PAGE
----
Elf Assassin, from Starlog (May #298), April 9, 2002
By Ian Spelling
typed by en penumbras from the
Orlando Bloom Fan Board
As the eyes and ears of the Fellowship, Orlando Bloom focuses on the mission at
Orlando Bloom knew the instant he read J.R.R. Tolkien's The Lord of the Rings
that it could serve as the basis for some extraordinary motion pictures. "The
story has adventure and beasts and goblins," enthuses the actor, who costarred
in The Fellowship of the Ring as the heroic Elf Legolas. "There are Hobbits
and Dwarves. It has heart. It has magic and love and spirit - a
wide range of
emotions you can experience. It's so detailed. Tolkien was a professor of
history, and he just layered this story with so much [of that knowledge]. You
open up the books, take a look at the pages and get lost in this world. That's
what's so amazing about it."
While filming in New Zealand, Bloom
relied almost as much on the books as he did the scripts by Fran Walsh, Philippa
Boyens and writer-director Peter Jackson. Everyone - even Jackson - did
likewise. "For all intents and purposes, the test was like referring to the
Bible." Bloom explains. "It was on hand at all times. I literally went through
the books and highlighted all the information I felt I needed to know about my
character, about the journey of the Fellowship. I really went through them with
a fine-tooth comb to try and absorb everything I could about what it meant for
Legolas to be a part of the Fellowship. I wanted to incorporate what was in the
books and in the scripts into what I was doing in my
place in the Fellowship is that I represent the Elves. I use my Elven qualities,
which are my superhuman strength - which doesn't come into use that much - my
eyes, my ears and my senses.
Legolas seems to know when there's danger around
the Fellowship. In the first movie especially, that's his role. You see him with
his bow and arrows. He's kind of an assassin. But Legolas is really the eyes and
ears of the Fellowship."
Bloom - a young British actor
whose only previous credits were small roles in U.K. television programs and a
supporting part in the film Wilde - faced a particularly difficult challenge in
Rings: Not only is his character tremendously physical, but he's also a touch
otherworldly. Such is the nature of Elves, and so Bloom worked out, read up and
- through makeup, prosthetics and costuming - transformed himself into
"The role of an actor is to make every character
believable," says Bloom, who actually perused parts of Tolkien's trilogy as a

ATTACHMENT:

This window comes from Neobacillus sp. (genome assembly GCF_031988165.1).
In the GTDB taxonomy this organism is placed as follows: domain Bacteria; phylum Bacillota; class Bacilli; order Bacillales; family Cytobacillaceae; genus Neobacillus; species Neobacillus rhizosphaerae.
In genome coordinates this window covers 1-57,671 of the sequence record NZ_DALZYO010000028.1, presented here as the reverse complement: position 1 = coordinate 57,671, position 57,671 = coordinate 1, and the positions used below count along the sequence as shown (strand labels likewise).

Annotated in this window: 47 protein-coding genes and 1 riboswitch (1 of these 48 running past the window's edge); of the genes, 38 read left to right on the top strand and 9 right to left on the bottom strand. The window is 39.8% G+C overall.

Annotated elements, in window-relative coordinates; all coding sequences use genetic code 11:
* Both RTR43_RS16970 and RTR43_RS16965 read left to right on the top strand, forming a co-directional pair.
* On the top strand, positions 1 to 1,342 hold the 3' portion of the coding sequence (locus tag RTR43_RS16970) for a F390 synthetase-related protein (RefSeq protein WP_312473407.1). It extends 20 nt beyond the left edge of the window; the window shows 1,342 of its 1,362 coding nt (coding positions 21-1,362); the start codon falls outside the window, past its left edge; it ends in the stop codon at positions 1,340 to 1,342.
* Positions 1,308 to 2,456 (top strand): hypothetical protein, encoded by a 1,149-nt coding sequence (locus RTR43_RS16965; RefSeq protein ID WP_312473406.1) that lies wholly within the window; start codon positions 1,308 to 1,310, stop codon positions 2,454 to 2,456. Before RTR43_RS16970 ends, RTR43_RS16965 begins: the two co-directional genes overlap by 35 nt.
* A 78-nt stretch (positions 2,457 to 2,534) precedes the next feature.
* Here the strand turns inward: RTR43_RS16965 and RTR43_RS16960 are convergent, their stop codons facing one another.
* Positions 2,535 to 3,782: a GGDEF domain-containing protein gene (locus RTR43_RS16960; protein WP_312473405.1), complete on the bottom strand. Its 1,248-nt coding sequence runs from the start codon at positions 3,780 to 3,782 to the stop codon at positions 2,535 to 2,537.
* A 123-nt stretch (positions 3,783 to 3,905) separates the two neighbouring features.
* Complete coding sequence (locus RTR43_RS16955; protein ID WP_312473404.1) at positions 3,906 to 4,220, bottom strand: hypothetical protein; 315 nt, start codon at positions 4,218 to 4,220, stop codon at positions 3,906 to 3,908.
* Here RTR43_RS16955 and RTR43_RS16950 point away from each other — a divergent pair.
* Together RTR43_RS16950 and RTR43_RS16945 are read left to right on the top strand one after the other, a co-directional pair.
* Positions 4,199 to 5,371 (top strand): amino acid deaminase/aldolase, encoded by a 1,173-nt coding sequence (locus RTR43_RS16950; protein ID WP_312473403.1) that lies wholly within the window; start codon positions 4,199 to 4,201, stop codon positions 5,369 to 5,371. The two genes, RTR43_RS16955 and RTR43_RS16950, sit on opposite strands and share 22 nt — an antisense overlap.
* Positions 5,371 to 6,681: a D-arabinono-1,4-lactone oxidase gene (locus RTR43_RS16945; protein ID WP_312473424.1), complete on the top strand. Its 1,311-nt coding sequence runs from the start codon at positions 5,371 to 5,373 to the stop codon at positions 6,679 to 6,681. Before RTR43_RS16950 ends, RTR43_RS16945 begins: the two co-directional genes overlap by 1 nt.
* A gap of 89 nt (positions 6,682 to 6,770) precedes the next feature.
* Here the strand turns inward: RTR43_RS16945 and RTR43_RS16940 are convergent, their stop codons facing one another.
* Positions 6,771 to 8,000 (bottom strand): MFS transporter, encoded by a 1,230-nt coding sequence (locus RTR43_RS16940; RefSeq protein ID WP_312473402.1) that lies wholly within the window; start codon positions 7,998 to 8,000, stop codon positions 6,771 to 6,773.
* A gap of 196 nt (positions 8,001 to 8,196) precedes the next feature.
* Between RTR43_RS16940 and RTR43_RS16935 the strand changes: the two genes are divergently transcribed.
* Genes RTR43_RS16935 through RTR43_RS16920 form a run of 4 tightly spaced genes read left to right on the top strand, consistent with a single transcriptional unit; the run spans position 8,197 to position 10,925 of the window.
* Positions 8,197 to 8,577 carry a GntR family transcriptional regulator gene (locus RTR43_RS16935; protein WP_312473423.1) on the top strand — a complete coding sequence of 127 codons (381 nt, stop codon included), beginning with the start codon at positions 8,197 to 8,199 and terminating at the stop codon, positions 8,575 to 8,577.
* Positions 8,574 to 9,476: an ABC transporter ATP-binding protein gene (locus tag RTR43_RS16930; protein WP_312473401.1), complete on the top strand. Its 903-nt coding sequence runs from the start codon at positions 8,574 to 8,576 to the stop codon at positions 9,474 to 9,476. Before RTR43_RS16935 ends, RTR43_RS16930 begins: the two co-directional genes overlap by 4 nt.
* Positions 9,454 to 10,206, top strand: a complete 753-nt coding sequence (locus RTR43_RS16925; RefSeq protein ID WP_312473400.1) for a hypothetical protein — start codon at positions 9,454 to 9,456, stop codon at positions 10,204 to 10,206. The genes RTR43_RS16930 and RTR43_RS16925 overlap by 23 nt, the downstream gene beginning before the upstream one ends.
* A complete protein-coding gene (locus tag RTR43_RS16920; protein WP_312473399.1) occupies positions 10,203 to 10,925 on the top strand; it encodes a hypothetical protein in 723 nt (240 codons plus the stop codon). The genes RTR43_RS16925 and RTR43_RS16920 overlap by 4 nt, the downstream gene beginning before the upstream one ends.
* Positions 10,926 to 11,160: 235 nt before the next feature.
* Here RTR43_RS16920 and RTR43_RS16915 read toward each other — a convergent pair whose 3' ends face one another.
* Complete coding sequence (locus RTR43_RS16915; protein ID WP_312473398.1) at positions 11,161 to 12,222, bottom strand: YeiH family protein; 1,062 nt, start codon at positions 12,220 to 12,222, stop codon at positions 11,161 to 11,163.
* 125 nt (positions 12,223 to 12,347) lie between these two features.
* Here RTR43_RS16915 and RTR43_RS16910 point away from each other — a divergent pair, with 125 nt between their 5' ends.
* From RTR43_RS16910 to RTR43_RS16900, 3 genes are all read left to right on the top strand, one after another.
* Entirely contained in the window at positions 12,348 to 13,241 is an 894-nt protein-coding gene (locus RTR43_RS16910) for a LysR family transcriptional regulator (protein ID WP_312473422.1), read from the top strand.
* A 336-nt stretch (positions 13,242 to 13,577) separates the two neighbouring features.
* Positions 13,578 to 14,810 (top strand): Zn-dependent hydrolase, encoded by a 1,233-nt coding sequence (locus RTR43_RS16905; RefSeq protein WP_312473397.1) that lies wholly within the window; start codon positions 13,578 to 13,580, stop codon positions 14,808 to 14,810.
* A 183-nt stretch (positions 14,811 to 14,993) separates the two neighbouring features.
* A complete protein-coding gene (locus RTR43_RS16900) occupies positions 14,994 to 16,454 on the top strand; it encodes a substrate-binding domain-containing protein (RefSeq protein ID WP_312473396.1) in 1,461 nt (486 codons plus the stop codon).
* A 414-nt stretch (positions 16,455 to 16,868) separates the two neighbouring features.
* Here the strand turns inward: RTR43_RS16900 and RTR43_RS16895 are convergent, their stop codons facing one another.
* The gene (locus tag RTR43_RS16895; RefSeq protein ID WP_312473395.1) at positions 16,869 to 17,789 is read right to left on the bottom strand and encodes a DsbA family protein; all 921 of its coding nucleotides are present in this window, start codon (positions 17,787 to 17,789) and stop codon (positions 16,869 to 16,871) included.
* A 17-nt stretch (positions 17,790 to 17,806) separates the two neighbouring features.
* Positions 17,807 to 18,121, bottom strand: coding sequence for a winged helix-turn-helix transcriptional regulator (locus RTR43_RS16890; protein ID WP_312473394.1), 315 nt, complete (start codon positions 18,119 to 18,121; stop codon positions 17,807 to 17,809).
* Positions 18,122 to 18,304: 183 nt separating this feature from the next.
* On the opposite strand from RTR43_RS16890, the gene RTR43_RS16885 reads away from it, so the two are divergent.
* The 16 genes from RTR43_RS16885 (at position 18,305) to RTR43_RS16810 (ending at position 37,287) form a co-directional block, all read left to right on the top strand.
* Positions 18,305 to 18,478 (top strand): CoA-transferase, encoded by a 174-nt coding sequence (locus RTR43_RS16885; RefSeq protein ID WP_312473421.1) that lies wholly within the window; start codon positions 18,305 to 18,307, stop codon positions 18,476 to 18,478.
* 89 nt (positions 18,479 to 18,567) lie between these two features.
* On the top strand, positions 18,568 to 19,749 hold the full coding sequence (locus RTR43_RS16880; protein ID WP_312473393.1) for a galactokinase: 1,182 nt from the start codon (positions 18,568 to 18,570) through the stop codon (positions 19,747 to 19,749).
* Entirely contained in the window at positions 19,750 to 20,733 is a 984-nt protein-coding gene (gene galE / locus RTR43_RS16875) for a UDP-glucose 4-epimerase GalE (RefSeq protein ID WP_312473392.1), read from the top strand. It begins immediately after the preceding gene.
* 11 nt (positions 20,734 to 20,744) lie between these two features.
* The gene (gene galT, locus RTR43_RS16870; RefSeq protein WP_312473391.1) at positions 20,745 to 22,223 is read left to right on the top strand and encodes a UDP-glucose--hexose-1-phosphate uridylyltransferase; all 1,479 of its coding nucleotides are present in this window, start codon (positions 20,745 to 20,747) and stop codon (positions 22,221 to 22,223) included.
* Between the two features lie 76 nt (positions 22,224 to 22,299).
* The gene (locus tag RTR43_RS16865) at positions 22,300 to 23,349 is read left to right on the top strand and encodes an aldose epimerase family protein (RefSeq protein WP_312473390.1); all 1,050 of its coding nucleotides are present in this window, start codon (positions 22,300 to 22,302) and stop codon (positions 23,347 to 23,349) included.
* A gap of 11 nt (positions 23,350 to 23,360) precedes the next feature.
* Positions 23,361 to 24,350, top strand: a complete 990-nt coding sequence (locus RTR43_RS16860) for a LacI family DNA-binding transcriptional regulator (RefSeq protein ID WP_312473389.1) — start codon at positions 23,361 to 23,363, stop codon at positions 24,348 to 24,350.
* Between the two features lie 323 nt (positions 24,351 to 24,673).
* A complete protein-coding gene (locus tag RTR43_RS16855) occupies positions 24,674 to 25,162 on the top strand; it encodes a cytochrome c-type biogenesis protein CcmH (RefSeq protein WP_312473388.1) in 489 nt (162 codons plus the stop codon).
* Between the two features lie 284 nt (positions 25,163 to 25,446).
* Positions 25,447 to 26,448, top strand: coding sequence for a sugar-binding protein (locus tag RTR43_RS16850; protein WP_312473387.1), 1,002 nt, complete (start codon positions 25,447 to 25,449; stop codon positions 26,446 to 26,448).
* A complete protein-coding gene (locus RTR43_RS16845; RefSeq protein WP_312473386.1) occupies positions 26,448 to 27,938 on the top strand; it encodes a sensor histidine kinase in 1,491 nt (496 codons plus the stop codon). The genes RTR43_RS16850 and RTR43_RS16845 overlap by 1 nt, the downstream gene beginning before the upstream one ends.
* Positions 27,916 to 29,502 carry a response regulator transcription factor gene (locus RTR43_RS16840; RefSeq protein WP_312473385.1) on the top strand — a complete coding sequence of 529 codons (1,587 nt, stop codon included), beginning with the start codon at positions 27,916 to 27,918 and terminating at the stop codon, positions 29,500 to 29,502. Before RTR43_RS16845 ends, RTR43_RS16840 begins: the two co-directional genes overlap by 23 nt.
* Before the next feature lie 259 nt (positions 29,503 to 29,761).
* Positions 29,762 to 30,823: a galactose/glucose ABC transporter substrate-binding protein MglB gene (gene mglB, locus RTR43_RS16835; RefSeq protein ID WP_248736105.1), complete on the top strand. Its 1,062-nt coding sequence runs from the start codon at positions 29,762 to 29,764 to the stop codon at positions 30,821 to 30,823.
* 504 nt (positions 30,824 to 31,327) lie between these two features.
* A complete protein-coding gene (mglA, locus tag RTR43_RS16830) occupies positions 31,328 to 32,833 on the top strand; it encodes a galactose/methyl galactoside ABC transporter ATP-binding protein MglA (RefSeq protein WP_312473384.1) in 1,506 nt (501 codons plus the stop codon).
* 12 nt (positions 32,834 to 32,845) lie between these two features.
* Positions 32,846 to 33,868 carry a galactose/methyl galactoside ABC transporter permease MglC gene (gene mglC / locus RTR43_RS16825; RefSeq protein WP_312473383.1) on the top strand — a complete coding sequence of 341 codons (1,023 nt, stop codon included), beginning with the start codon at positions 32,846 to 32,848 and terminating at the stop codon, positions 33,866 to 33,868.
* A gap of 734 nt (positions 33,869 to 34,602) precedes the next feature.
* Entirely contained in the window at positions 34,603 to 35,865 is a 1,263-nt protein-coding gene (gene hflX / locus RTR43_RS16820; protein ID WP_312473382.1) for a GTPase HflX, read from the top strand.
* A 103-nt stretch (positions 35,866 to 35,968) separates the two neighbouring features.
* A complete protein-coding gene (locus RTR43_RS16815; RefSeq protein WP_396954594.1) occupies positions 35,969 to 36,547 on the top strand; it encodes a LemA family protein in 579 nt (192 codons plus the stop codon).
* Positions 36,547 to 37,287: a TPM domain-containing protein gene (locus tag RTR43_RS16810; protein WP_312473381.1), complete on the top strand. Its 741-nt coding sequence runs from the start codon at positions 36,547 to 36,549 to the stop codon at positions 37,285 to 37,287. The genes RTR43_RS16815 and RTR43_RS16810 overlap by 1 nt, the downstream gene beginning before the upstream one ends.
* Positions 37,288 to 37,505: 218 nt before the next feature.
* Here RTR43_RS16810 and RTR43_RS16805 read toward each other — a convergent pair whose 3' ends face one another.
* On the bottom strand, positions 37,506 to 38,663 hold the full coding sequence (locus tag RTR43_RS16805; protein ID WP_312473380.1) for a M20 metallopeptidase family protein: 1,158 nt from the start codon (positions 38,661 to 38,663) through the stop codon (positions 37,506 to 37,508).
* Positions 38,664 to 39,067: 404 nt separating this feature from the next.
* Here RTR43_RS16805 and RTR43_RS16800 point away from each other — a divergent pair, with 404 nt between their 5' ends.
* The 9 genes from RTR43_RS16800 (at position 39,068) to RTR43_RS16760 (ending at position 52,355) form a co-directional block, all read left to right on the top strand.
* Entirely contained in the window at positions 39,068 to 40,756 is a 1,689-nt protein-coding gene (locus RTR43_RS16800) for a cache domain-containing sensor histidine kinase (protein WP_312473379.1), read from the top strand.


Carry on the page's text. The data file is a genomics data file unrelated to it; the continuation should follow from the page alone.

teenager, but read them in earnest during the several months-long Rings audition
process. "And to play and Elf, my way into the character was through his
physicality. The first thing they did when I got to New Zealand was put a bow in
my hand. Training with the bow, doing swordplay with Bob
on horseback - all of that really informed what my character was about and how I
was going to portray him."
"Obviously, the books are incredibly
detailed," he adds, "and there is plenty of information about the Elves in them.
The Elves are a very interesting culture, and many people are intrigued by them
because they're rather magical and mystical. Tolkien created them as the
firstborn race - they're angelic spirits placed on Middle-Earth by the gods - so
they have this otherworldly quality to them. I translated that into them always
being centered, poised and focused. [You can compare that to today], where
people go to yoga classes and meditate and do all sorts of things to try to
attain a higher state of mind and living, to center themselves."
when I was playing Legolas, if the other Hobbit actors were joking around on
set, I would usually be more quite and still, trying to remain as focused and
concentrated as I possible could. I wanted that intensity in the character. It's
all in the eyes, I think. It's not in what he says, it's in what he does - even
if he's not running or fighting or shooting a bow. And if he does speak, it's
because there's danger or something
important needs to be expressed. He'll say,
'The Orcs are about' or 'There's something unnerving about this situation. We
need to move on.' That's his mission, his job."
"For all of us, this